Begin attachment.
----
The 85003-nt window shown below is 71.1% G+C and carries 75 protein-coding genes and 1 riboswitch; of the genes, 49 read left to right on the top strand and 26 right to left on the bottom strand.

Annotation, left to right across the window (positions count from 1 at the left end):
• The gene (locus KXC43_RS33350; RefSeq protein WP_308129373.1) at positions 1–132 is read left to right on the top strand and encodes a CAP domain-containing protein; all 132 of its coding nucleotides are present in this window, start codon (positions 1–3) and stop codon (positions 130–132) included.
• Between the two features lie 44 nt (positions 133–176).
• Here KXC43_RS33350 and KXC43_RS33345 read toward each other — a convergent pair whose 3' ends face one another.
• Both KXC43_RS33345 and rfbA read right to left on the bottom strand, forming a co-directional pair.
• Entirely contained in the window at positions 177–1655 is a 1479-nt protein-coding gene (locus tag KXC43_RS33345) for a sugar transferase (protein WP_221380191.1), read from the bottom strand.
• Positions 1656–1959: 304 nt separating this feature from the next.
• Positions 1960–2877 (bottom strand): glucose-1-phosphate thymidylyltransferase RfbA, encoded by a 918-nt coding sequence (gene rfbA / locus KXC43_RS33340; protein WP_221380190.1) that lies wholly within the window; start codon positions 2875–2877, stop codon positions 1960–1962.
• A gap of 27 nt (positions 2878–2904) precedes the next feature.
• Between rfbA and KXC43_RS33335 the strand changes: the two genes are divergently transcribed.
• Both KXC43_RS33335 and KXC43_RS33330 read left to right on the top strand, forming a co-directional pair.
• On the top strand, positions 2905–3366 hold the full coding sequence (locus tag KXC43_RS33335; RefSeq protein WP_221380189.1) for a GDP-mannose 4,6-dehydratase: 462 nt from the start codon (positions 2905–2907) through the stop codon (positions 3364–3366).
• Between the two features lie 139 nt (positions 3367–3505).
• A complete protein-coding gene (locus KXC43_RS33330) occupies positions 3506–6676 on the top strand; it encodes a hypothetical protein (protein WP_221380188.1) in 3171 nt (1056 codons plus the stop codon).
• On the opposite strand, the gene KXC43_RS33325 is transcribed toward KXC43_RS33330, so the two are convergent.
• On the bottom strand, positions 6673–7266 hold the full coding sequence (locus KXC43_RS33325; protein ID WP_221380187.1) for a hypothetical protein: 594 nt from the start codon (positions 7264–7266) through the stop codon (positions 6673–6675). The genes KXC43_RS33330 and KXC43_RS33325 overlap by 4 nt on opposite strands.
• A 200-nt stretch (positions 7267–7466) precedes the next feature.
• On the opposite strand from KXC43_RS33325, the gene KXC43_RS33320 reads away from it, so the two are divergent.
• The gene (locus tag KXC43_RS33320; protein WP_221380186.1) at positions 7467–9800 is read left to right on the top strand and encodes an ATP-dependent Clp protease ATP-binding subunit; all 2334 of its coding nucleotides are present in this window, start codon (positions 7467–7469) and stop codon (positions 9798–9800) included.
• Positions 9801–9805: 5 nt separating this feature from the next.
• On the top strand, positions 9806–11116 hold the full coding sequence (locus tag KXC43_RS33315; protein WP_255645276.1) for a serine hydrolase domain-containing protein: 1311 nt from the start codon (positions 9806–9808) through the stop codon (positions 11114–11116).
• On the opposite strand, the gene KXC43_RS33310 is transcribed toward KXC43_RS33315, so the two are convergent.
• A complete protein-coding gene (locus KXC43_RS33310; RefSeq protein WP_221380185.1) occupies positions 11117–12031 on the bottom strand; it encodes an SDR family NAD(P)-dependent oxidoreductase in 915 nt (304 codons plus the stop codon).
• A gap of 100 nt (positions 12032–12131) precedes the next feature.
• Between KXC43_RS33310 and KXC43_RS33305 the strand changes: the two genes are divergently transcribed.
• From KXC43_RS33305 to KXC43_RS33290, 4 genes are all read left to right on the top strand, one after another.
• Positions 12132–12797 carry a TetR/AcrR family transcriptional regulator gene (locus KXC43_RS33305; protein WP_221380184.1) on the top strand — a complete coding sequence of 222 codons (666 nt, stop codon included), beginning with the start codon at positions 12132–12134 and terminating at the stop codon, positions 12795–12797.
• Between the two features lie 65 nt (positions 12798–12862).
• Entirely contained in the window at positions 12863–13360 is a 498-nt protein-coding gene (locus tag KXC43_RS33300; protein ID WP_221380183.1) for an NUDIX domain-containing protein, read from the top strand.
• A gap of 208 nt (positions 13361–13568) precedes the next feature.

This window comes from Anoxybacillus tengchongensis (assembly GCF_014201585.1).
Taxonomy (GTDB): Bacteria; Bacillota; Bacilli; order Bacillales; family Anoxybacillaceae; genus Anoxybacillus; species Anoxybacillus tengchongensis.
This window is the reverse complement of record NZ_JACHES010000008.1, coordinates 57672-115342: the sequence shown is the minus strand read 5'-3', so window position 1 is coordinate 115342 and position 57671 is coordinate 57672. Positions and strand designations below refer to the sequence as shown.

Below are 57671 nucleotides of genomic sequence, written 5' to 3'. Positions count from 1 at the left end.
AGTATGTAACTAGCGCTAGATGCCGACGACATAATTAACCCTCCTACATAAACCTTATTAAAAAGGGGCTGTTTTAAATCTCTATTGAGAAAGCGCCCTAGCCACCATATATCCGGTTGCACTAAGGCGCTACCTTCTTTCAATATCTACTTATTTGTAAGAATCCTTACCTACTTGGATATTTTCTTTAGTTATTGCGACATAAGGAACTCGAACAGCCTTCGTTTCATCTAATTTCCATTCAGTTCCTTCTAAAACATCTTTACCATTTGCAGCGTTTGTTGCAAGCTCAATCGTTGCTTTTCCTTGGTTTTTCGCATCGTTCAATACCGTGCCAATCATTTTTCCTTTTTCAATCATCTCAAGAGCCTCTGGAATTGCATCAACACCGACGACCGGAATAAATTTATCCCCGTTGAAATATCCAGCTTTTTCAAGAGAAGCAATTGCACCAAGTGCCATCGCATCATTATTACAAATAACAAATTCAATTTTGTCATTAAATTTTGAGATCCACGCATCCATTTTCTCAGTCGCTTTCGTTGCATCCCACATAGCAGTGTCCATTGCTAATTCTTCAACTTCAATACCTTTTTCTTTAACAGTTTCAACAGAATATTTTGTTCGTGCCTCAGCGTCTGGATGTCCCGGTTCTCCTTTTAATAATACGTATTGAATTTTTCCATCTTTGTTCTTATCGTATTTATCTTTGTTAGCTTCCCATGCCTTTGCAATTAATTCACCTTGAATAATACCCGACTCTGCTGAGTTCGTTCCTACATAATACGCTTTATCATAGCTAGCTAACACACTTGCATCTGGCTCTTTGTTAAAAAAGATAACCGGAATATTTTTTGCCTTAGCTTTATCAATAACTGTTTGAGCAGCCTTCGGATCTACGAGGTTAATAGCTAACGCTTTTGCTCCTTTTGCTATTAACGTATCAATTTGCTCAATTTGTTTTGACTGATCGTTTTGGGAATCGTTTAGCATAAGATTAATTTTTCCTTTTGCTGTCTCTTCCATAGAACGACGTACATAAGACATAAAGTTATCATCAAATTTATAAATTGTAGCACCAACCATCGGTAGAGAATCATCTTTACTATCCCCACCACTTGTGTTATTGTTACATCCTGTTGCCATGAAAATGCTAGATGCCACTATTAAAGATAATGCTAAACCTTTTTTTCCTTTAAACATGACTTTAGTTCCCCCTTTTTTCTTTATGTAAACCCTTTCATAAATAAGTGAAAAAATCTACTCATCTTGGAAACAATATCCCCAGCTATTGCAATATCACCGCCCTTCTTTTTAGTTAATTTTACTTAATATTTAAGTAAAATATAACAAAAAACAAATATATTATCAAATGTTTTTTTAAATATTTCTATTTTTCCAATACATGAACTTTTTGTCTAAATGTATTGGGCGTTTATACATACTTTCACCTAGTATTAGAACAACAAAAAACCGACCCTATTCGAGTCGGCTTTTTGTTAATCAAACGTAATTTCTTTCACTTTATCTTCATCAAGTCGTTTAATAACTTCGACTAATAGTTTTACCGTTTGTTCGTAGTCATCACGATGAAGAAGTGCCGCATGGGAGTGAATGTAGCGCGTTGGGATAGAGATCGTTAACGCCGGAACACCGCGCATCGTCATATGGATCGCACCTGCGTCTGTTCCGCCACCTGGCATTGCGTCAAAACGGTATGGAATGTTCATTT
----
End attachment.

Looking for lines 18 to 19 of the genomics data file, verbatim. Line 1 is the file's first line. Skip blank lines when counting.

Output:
• A 200-nt stretch (positions 7267–7466) precedes the next feature.
• On the opposite strand from KXC43_RS33325, the gene KXC43_RS33320 reads away from it, so the two are divergent.